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Once again this evening, we have activity along the dryline in the Texas panhandle.  Not a widespread coverage of storms…one southeast of Spearman and another cell development just west of Clarendon…but any storm that develops within the next couple of hours along the dryline will have the potential to become strong with very large hail, damaging winds and perhaps a tornado.  The radar loop below spans 6:40pm through 7:12pm Central Time.

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Tomorrow is expected to be a “down day” for much of the state with only a Marginal Risk of severe weather development across most of the area, and a Slight Risk across far southwest Texas along the Rio Grande. The cap is expected to be strong across much of north and central Texas which will squelch any storm that even thinks about developing.  A few of the models develop a cluster of storms up along the Red River near Wichita Falls tomorrow afternoon and moves them southeast into north central Texas, but the likelihood of them surviving the cap and bringing severe weather to north central Texas is pretty slim.

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Thursday, Scattered rain is expected to move up from the south and southwest across central Texas during the day on Thursday which may somewhat limit the threat of severe weather across the central and eastern regions.  Further west along the dryline, instability will become moderate to high by Thursday afternoon which will likely lead to yet another round of strong to severe storms from western north Texas down into west central Texas by mid-afternoon.  It’s across these regions that the Storm Prediction Center has placed an Enhanced (Level 3) risk of severe storms for Thursday afternoon and evening.  Details on how the early day precipitation further east will affect the late day storm chances out west is unclear and won’t be fully resolved until we see what actually transpires overnight tomorrow into Thursday, so we do expect to see some updates to this Outlook by Thursday morning.  If we are faced with the threat of scattered strong to severe storms on Thursday, all modes of severe weather will once again be possible including very large hail, tornadoes and damaging straight-line winds.  2016-05-24_16-05-34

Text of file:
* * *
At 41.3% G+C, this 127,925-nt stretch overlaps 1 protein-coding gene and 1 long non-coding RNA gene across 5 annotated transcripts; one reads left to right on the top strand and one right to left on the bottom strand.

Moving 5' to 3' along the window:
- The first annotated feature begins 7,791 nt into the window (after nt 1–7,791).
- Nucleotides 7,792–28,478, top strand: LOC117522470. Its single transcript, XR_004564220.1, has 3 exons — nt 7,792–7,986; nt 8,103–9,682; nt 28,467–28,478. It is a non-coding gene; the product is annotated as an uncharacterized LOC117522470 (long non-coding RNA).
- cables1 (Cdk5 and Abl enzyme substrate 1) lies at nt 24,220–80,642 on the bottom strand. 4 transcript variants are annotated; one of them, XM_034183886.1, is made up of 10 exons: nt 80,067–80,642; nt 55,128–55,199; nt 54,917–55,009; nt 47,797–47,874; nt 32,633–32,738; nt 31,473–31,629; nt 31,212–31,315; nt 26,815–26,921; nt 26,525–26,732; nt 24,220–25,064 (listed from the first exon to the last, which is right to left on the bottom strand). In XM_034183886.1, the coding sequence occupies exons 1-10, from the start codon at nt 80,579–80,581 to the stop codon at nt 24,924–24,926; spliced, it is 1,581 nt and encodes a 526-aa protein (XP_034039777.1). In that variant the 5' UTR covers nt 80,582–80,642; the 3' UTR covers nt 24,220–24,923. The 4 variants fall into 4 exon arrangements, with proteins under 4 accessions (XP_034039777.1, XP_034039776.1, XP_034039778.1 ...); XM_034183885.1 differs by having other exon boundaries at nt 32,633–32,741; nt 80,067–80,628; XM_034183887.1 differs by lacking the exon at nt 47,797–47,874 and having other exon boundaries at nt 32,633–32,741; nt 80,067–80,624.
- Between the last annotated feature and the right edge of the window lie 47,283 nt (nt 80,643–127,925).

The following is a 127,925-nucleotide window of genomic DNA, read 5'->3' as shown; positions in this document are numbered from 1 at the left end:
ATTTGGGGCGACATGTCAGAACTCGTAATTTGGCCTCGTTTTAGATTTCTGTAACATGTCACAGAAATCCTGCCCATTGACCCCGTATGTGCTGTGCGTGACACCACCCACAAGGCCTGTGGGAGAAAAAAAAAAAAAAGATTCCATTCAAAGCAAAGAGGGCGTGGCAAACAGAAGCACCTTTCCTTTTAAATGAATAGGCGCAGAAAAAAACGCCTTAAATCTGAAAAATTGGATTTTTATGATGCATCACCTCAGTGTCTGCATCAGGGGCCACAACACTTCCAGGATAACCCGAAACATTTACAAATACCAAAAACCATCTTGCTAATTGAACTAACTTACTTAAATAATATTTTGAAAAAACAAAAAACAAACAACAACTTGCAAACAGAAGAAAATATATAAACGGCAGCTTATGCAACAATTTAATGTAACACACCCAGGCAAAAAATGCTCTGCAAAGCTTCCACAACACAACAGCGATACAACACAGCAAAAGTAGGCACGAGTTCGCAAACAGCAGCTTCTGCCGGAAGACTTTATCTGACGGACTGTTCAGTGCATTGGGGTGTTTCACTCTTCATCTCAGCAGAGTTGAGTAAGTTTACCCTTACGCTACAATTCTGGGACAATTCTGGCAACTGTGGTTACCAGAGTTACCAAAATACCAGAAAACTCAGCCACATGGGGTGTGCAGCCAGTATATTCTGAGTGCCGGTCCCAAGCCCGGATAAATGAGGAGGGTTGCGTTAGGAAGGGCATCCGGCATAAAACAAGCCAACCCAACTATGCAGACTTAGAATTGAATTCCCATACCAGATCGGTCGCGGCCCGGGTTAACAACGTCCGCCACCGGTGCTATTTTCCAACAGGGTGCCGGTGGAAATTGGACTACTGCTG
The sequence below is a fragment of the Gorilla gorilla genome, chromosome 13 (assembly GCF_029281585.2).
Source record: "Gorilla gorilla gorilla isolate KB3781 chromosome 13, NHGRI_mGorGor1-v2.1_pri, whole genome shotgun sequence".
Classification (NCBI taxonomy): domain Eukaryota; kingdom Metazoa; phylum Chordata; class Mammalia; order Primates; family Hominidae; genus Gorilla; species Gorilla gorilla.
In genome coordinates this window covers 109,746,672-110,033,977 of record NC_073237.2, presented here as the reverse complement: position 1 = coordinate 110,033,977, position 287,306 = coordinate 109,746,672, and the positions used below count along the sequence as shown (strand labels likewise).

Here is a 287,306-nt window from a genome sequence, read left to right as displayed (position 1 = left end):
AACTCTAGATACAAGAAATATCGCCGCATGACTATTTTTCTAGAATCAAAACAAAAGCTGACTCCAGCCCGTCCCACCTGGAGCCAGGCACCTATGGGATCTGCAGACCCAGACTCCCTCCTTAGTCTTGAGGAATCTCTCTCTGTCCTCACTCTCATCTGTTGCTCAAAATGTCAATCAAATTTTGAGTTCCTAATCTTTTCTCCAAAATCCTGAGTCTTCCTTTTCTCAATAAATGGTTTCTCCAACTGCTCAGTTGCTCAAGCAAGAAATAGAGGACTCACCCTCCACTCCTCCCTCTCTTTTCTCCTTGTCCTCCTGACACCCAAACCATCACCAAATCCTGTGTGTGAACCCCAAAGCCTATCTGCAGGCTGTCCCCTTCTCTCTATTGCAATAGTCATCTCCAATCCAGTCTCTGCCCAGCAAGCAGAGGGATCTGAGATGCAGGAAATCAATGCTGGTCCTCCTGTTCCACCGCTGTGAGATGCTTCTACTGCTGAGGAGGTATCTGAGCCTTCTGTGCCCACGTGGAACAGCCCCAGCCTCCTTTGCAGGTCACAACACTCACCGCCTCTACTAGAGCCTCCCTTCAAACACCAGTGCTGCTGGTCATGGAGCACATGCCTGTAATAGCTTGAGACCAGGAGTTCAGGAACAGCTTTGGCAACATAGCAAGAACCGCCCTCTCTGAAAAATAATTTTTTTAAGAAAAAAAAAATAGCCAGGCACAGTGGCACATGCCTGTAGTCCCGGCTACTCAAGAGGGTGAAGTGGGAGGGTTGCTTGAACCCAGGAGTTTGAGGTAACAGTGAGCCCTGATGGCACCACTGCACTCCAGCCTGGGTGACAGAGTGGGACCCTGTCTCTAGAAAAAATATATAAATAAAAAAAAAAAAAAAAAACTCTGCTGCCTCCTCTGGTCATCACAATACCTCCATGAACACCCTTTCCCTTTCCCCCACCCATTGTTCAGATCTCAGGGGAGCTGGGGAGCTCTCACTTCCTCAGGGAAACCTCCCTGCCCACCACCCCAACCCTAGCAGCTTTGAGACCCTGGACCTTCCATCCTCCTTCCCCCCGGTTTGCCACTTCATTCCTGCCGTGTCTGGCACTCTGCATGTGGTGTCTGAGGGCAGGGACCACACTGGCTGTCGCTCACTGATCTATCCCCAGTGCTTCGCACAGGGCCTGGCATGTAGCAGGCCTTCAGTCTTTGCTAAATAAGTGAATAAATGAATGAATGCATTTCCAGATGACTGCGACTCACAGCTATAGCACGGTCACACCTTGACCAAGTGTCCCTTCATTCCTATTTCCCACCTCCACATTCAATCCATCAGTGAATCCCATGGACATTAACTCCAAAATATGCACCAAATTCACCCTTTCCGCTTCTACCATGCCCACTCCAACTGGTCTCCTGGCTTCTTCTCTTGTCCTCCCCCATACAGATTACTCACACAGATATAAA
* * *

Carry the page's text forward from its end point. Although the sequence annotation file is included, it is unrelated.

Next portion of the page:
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4PM Severe Weather Update for Texas Panhandle http://texasstormchasers.com/2016/05/24/4pm-severe-weather-update/ Tue, 24 May 2016 21:01:59 +0000 http://texasstormchasers.com/?p=45041 A Tornado Watch was issued earlier for the eastern Texas Panhandle. Amarillo, Shamrock, and Canadian are all included in this watch through midnight. We’re now starting to see isolated storm development occur just east of the dryline in the eastern Panhandle. Thunderstorms may tend to organize quickly once they get going. I don’t think we’ll […]

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A Tornado Watch was issued earlier for the eastern Texas Panhandle. Amarillo, Shamrock, and Canadian are all included in this watch through midnight. We’re now starting to see isolated storm development occur just east of the dryline in the eastern Panhandle. Thunderstorms may tend to organize quickly once they get going. I don’t think we’ll see more than a couple of storms for the next few hours. THose storms that do develop could become supercellular with a risk of very large to giant hail, damaging wind gusts over 70 MPH, and tornadoes. The tornado threat will increase after 6 PM with any sustained supercell and could continue after dark – like the previous two nights. We’re also watching for isolated storm development further southeast off the Caprock and in Northwest Texas. An outflow boundary may spark off one or two storms near the Red River. If storms develop they could quickly become severe with a risk of very large hail and isolated tornadoes. The threat for severe storms will be highest through the eastern Texas Panhandle from 5 PM through midnight. The threat for tornadoes could continue into the late evening. We’re chasing in the Oklahoma Panhandle today where we expect the highest threat for tornadoes – along with southwest Kansas.